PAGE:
Reflecting on the Special Child

October 30, 2018
As the year 2018 slowly winds down at Seaward, we are spending much time thinking of what works and matters most at our little school.
Throughout the year we reflect continuously on particular interactions with children, a given lesson, or even a whole nursery day because we know it is the key to improving our practice. However, in order to create a more engaging, challenging, and special school experience it is useful to look what gets us up in the morning and in front of our little pupils.

When I start thinking about this, I recall early mornings at Seaward with the favourite classical tracks playing and the noise of the arriving children happily (mostly!) humming in anticipation of the wonderful surprises about to unfold. I smell warm toast and listen to a coffee pot bubbling and the chatter of the teachers. For some reason these early morning routines matter. They help set us on a daily journey and create a special calm atmosphere Seaward is known for. I then reflect on our happy moments of celebration of a risk taken or a challenge met. And, of course, I also remember us sometimes going home with aching back and a heavy heart.

Not surprising, we love the Happy Moments when parents and children come to Seaward excited and leave engaged, and learned. We need more of those moments. You need more of those moments. We want to find them, create them, and recreate them.

Beyond thinking about the nursery as a whole, we see children as special individuals. We zoom in on non-cognitive skill development – willingness to take risks and try, to persevere in the face of challenges, accept failure as part of the learning process and handle emotional turmoil. These soft skills are not only critical to success in Big School; they are also critical for success in life beyond school.

We often ask ourselves:

Do children get to be more specific over time? Do they progress from saying, “I don’t know” to articulating the problem or task that puzzles them?

Do children seek feedback rather than approval and praise?

Are children capable of self-analysis and directing their emotional responses?

Do children KNOW they are Special even if they make mistakes?

The ultimate test of our efforts is the end of the Summer Term when every year we watch our older pre-school Dolphins flap their fins and sing to us their good-byes.

And when they’re off…

We simply hope they have become masters of their own universe –

They are strong and secure in their dealings with friends, teachers and surroundings.

Their play is complex, independent and intricate.

They can do things themselves. Practical things. Self-help things. Problem solving things. Conflict resolution things. Negotiation things.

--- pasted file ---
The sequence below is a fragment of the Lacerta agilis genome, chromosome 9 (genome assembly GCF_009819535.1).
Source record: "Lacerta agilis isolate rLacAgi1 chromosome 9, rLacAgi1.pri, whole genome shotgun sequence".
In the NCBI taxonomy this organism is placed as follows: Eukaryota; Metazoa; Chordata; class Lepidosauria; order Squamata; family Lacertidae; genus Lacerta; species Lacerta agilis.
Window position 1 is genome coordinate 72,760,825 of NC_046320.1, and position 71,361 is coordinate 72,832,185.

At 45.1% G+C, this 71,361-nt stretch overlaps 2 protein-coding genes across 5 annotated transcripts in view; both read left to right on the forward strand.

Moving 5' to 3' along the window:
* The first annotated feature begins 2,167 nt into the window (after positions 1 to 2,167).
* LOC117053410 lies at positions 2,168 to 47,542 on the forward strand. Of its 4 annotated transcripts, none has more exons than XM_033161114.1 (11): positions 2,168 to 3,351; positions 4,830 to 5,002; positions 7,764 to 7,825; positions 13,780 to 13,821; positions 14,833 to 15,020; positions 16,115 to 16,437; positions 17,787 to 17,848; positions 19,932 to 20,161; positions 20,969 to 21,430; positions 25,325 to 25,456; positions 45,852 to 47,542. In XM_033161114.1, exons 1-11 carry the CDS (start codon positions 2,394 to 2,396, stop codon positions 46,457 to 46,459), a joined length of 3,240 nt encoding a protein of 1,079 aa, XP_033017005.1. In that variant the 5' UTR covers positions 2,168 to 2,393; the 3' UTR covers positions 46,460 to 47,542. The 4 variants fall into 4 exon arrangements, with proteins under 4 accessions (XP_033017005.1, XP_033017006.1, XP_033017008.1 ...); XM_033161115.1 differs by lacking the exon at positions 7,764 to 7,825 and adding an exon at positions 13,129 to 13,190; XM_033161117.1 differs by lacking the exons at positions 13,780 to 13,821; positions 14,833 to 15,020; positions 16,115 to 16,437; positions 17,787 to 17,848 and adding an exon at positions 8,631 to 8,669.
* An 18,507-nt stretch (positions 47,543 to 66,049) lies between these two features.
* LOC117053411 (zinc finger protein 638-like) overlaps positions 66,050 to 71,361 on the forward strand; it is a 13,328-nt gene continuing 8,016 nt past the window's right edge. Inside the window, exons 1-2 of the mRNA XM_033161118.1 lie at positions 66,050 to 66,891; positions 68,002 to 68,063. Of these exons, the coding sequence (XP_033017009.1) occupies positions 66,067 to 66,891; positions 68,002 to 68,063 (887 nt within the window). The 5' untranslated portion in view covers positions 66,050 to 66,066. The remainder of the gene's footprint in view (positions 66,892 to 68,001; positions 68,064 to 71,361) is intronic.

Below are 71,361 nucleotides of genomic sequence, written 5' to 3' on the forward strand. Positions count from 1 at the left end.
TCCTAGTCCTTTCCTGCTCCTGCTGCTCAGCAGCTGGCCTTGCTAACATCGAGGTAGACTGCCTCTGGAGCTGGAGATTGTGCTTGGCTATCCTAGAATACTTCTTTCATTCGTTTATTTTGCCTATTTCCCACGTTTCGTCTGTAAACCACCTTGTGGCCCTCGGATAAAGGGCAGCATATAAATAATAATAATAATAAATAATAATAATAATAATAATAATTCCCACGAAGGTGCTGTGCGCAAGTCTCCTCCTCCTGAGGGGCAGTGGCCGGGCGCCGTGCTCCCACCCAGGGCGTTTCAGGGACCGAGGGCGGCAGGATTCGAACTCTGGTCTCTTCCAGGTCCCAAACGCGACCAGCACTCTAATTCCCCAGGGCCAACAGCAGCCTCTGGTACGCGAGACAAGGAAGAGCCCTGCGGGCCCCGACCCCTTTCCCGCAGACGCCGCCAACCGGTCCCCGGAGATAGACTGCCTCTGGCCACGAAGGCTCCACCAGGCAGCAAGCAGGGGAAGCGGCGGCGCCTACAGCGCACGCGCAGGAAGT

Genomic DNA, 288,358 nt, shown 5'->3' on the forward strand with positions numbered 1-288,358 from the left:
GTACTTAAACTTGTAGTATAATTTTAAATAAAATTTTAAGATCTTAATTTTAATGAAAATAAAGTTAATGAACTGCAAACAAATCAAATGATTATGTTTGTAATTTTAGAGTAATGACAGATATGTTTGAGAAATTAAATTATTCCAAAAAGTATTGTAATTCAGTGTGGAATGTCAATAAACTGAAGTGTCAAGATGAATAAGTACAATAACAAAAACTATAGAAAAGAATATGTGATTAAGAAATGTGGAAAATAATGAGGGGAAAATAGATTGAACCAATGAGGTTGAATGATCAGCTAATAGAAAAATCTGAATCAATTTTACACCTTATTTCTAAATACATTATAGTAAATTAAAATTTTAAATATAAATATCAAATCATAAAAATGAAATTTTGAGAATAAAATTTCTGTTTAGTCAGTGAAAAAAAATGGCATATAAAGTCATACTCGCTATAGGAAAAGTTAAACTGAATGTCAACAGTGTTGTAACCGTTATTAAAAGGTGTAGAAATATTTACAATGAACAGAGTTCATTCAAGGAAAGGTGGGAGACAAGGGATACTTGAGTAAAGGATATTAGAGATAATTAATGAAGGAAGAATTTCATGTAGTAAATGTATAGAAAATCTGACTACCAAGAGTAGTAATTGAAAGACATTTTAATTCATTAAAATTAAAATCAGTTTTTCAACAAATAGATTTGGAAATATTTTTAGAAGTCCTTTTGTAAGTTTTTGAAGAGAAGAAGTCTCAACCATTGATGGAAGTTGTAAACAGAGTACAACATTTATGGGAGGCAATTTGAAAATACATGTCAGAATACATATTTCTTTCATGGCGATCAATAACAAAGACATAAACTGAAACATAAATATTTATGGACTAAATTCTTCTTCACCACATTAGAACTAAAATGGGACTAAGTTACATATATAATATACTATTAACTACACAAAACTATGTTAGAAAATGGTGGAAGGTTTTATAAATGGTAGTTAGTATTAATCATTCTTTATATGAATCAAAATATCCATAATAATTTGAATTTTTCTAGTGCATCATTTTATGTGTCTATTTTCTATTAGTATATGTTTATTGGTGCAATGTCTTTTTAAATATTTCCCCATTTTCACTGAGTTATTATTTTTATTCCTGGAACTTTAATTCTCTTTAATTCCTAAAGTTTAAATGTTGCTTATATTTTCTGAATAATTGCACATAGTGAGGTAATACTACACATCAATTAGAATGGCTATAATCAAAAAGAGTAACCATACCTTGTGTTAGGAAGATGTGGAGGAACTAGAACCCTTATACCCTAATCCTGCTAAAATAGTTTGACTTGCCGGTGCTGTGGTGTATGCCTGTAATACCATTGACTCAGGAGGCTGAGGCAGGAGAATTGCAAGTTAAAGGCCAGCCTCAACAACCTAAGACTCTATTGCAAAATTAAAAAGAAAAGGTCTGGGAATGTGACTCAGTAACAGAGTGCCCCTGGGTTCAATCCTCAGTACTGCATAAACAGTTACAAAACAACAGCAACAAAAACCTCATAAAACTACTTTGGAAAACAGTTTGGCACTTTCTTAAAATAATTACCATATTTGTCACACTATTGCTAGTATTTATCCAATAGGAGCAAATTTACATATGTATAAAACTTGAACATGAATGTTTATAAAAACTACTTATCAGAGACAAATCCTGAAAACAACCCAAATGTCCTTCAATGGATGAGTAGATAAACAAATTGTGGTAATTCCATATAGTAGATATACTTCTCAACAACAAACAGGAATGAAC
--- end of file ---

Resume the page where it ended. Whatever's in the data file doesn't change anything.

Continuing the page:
In fact, if we have done our job well, they rarely need us at all.

They want more, different, cooler, bigger, newer, harder, riskier, faster, longer and higher.

They climb – high. They hang upside down. They somersault. They run – fast.

They are at ease.

They love to tease us and joke with us -and to push us.

Their artwork is detailed, and often tells a story.

They push boundaries and limits.

They stand up for themselves.

They are curious.

They question.

They like games with rules.

They build cities with blocks and create magic out of cereal boxes, drinking straws and tape.

They look after the younger friends – help them change their shoes, find their lost toy and wipe away their tears.

They tell us what they want, in no uncertain terms.

They take on challenges.

They experiment with power.

They persist.

They play with words.

They write letters.

They write their names.

They write books.

They create their own play spaces.

They teach us things.

They undertake feats of complex engineering.

They tell us when we need to water the herbs, sweep the playground or return books to the library.

The delight in ‘real work’.

They roll their eyes but then get on with the business of packing away the block area or the sandpit like a well-oiled machine.

They make us laugh.

They are explorers, artists, scientists, mathematicians, authors, actors, musicians, athletes, dancers.

They give each other comfort and support – most of the time.

They can be still, and are learning that sometimes they need to be.

They know what they like. They know what they can do. They will tell you that they are good at everything.

They still like a cuddle, but then they are off again.

They like nonsense. The sillier, the better.

They strut.

They spend their days as mothers, fathers, sisters, brothers, babies, cats, dogs, lions, ninjas, superheroes, aliens, princesses, astronauts and pirates.

They are special. They are needed. They belong.

They don’t just belong. They own the joint!

“You are going to cry, and cry and cry when I leave preschool.” said one four year old matter of factly. We tease them that we won’t let them leave. “You will! I want to go”, they reply.

And we do. And they leave. They’re ready. They’re Special.

They are Seaward.

Epic Mess at SeawardEverything Starts From a Dot
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